“Something like this just feeds into people who believe mail-in voting is fraudulent,” said the county’s elections board chair, Jim Shalleck, a Republican appointed by Gov. Larry Hogan (R). “It’s very unfortunate.”
Elections officials in the liberal suburb of 1 million were alerted Tuesday afternoon to the video, which was posted on YouTube by a user who says they took it off 4chan, an online message board often used by provocative trolls.
The clip shows a male election worker sorting through ballots; he briefly looks around the room before picking up a pen and leaning over the ballot. In bold text, the video suggests that the worker is committing election fraud.
“All this looks very, very suspicious,” the unnamed narrator says.
“It’s not Republicans or conservatives that do this sort of thing,” the narrator says later in the video, urging viewers to share the video “far and wide.”
An email sent to the address linked to the account that posted the video was not answered Wednesday evening. The Washington Post is not linking to the video because it was unable to confirm the poster’s identity or verify the claims.
Kevin Karpinski, counsel for Montgomery County’s elections board, told board members on Wednesday the allegation of misconduct is unfounded. Karpinski said he interviewed the canvass worker shown in the clip, spoke to other volunteers who were working at the time and reviewed every ballot that the worker had helped to sort.
“I find no evidence whatsoever, any sort of attempt of voter fraud,” he said.
In actuality, Karpinski said, what the clip captured was the canvass worker darkening an oval that had been filled in too lightly, to ensure that it would be picked up by the ballot scanners. Karpinski said that protocol has been in place for election workers since he started working for the elections board in 2003 and is designed to ensure that as many eligible ballots as possible are counted.
Canvass workers are told to ask a colleague or supervisor when they’re unsure whether an oval needs to be darkened but not if they think it’s clear that needs to be done, Karpinski said.
It was easier for canvassers to monitor one another in past election years when they were sitting side by side, Shalleck said. But canvass workers are sitting six feet apart this year as a coronavirus precaution, making it more tedious for them to call a colleague over.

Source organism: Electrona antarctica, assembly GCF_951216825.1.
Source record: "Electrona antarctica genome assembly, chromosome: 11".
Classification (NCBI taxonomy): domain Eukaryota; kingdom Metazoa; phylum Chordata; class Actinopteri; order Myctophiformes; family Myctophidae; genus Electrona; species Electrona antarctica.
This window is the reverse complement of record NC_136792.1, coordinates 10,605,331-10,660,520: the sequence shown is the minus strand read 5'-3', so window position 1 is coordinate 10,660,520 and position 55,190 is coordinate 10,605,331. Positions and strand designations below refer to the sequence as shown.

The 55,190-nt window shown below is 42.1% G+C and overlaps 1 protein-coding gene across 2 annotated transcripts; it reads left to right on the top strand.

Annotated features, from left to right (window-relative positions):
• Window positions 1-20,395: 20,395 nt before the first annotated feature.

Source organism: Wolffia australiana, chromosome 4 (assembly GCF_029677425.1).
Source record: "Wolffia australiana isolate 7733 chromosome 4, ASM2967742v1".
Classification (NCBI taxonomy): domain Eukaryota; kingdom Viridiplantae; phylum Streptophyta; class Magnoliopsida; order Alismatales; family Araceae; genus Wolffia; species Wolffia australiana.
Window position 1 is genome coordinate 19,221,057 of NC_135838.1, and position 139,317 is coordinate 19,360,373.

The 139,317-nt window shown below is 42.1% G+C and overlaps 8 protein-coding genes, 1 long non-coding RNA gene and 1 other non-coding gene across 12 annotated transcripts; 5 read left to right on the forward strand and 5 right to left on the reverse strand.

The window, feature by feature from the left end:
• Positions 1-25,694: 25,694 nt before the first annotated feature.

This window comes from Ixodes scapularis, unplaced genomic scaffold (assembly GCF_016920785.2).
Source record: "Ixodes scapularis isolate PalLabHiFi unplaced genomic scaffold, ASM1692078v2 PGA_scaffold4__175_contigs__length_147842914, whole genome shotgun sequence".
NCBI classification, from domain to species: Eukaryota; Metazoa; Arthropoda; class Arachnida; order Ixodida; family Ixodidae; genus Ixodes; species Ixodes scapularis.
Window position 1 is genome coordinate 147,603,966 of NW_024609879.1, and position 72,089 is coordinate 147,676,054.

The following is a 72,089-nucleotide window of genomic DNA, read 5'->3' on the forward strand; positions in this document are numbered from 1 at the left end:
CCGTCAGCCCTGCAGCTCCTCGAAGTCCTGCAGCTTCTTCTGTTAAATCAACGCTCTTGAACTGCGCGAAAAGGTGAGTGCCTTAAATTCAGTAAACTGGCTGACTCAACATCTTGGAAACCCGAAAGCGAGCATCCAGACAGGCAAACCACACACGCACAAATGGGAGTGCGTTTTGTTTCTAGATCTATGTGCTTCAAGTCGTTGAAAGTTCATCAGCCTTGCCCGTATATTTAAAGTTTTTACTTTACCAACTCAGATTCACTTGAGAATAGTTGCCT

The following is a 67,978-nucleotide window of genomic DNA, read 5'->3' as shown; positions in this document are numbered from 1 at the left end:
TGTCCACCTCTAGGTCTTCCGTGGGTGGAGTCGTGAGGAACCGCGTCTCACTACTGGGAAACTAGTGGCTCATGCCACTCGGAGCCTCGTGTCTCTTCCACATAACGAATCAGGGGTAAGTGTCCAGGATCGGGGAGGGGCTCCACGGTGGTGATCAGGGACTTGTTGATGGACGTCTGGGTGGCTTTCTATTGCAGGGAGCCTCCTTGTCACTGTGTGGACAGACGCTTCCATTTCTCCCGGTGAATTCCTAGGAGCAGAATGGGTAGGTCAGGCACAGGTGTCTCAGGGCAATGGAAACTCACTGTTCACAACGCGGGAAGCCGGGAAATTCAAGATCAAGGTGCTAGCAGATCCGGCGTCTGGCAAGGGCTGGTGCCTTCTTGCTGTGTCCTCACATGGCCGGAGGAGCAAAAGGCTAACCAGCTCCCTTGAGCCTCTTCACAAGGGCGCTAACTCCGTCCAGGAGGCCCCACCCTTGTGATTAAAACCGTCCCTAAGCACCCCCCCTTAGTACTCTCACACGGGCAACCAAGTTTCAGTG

“I do want to emphasize that he did nothing wrong,” Karpinski said, referring to the canvass worker in the video. “He followed the appropriate policies and protocols.”
Shalleck, who was the 2014 Republican candidate for Montgomery County executive, said the video sent officials into a frenzy on Tuesday. Ensuring the integrity of the election process is critical, Shalleck said, in part because President Trump has made a barrage of false claims regarding voter fraud.
“We had a very terrible day, dealing with this,” Shalleck said, adding that board members had received emails about the video from voters in places as far away as California and Colorado.
“What someone’s motive is we don’t know, but it’s a local issue, and yet, it’s all over Facebook and gone viral,” Shalleck said. “We’re certainly concerned.”
YouTube and Facebook executives have announced efforts to counter misinformation relating to the election, but false and misleading posts have continued to flourish on their platforms. A study by Media Matters found that of 100 viral videos on mail-in voting posted this year, 47 percent were from right-leaning channels.
The Plum Gar Community Recreation Center is the only site in Montgomery where mailed ballots are being scanned. The county will start counting ballots Thursday, but these counts will remain secret until after polls close on Election Day.
So far, Montgomery voters have requested more than 370,000 mail-in ballots and returned about 180,000. There are 740,000 registered voters in the county.
To ensure further transparency, board members agreed on Wednesday to have an observer in the canvassing room at all times and to instruct all canvass workers to ask the observer or another colleague to monitor them when they need to darken an oval.
Officials will also be on the lookout for videos spreading misinformation about Montgomery’s election process, Shalleck said. He welcomed voters to watch the live stream of the canvass on the county’s website.